Suppression of Thymidine Uptake of Human Lymphocytes by Co-trimoxazoleBr Med J 1972; 3 doi: https://doi.org/10.1136/bmj.3.5819.144 (Published 15 July 1972) Cite this as: Br Med J 1972;3:144
- P. M. Gaylarde,
- I. Sarkany
Co-trimoxazole (trimethoprim-sulphamethoxazole) causes a decrease in the uptake of labelled thymidine in lymphocytes cultured in the presence of phytohaemagglutinin. This phenomenon was observed in 60% of 25 subjects. In cultures affected by the drug the mean suppression was 84%. A small decrease in thymidine uptake was noted with trimethoprim and sulphamethoxazole separately, but the effect was much more pronounced with the combination of the two drugs. The mechanism responsible for this phenomenon is discussed. The action is probably not due to the ability of these drugs to interfere with folic acid metabolism and it is likely that there is no direct effect on DNA synthesis.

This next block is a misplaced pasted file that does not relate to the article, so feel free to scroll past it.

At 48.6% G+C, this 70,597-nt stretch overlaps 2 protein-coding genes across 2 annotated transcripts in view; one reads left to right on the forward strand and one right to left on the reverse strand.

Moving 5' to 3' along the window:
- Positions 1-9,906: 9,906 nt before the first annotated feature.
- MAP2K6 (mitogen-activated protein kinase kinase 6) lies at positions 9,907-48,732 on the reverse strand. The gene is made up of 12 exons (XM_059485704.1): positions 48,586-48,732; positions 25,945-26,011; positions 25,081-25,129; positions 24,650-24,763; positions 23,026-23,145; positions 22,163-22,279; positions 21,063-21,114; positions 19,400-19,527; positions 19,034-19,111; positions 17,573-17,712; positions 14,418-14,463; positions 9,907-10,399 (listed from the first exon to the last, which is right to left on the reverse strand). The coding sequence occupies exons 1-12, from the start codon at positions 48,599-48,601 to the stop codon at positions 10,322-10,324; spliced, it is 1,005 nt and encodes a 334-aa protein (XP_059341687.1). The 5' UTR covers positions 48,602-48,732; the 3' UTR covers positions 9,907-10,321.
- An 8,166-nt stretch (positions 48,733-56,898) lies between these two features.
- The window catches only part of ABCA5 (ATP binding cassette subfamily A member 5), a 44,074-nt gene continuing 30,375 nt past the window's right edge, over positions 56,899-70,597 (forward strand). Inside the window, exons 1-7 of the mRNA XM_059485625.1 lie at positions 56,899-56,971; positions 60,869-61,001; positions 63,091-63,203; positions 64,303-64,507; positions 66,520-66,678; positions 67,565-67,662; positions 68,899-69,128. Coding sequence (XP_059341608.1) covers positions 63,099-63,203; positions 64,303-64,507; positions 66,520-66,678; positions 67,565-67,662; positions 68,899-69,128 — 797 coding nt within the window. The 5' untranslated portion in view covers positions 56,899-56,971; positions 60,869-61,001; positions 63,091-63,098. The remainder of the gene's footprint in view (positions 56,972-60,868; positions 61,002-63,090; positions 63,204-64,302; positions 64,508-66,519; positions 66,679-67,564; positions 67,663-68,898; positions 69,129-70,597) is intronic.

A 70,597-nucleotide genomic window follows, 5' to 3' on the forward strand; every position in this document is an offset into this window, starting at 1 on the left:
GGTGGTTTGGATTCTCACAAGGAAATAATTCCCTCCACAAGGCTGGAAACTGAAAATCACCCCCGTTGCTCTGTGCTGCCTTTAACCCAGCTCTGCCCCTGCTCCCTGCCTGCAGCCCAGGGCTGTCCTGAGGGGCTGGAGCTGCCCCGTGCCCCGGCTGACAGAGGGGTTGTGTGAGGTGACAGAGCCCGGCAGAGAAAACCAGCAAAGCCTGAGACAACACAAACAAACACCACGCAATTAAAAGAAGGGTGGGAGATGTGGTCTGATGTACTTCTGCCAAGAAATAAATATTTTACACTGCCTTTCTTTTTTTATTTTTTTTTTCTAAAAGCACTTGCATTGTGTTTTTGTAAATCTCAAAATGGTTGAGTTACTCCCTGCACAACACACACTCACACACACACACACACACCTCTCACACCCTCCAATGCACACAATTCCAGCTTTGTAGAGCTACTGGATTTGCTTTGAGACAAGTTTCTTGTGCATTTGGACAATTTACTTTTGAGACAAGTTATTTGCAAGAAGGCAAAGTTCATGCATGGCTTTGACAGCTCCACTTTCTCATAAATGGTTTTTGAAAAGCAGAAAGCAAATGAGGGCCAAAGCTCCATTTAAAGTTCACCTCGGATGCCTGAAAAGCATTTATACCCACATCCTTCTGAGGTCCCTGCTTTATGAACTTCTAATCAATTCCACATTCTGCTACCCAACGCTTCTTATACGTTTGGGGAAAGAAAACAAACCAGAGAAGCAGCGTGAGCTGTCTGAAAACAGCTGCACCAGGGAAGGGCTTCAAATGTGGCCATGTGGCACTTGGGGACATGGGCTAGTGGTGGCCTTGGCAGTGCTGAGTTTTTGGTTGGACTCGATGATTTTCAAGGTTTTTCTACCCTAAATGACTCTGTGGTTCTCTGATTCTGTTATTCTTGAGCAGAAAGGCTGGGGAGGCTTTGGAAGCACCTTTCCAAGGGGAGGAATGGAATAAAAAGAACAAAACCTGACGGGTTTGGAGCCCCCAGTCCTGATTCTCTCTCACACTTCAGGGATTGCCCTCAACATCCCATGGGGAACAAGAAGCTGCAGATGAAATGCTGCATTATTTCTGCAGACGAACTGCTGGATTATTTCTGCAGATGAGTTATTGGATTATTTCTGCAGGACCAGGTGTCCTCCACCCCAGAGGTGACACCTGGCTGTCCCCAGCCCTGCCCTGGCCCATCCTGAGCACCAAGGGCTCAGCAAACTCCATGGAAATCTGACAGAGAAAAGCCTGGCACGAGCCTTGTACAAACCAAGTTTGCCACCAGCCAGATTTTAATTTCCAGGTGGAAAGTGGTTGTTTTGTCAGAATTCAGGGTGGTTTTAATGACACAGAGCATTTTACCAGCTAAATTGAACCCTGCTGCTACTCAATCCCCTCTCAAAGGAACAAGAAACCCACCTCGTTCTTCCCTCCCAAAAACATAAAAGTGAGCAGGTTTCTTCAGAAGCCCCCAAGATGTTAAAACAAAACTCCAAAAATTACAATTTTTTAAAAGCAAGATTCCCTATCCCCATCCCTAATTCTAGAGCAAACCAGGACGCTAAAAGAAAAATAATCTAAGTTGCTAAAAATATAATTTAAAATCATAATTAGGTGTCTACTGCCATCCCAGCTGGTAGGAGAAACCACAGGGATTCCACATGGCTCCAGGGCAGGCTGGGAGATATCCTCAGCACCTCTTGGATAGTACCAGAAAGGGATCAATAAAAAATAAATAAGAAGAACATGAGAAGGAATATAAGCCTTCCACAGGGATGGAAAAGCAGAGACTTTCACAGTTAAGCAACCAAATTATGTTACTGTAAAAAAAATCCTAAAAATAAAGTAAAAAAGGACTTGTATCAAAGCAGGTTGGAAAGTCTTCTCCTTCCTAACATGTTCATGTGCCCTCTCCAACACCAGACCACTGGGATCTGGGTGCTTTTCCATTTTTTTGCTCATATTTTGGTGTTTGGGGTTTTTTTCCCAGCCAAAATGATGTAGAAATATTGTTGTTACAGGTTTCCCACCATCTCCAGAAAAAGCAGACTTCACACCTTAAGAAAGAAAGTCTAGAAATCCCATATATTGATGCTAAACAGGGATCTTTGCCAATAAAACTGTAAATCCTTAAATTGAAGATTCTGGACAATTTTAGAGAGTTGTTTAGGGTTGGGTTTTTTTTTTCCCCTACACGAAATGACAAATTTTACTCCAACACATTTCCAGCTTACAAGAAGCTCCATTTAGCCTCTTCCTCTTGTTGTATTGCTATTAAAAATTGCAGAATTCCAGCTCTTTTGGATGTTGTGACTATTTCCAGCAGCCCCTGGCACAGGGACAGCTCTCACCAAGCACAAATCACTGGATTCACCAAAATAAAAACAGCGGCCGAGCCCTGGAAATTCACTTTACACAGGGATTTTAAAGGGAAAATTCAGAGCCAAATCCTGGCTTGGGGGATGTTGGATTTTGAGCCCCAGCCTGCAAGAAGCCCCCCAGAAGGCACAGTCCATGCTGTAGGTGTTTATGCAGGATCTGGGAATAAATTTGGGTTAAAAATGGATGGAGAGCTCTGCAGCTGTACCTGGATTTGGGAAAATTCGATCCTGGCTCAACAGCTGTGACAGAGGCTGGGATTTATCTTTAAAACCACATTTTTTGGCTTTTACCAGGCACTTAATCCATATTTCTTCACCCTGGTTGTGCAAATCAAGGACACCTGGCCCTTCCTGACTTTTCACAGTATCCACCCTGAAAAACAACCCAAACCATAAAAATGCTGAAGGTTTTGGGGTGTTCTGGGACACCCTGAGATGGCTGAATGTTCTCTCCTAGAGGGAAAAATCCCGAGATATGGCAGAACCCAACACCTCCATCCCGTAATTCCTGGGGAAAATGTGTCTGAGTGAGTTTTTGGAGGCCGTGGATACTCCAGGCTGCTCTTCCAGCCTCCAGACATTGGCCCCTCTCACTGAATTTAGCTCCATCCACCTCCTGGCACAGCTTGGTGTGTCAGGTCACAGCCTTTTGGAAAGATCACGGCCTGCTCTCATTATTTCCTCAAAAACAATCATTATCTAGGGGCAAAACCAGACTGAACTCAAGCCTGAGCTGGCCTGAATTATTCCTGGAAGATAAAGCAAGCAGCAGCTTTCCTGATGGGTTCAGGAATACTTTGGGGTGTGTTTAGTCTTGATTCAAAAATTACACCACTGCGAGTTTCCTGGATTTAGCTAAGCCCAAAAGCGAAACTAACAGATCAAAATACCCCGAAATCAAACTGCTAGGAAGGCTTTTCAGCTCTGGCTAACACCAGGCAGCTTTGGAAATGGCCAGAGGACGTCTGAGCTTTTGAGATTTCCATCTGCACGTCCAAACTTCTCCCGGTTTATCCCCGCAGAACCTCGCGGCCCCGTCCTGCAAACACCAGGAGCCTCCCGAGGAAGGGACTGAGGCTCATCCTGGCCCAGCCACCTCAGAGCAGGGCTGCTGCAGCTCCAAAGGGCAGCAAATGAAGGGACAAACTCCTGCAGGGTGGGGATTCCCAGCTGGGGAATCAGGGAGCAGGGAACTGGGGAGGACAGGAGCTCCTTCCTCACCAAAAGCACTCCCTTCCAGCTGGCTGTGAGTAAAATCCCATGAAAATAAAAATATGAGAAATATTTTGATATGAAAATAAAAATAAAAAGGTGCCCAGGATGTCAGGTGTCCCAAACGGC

The suppression of thymidine uptake by lymphocytes in vitro in the presence of co-trimoxazole may not have any obvious clinical significance. However, in view of a report of an immunosuppressive action of trimethoprim in mice, it is possible that the leucopenia observed in some patients treated with this drug may have been caused by a similar mechanism.
These experiments show that lymphocytes in vitro are suppressed by co-trimoxazole in concentrations comparable to, or smaller than, those found in vivo under normal therapeutic conditions. They are therefore likely to be clinically relevant.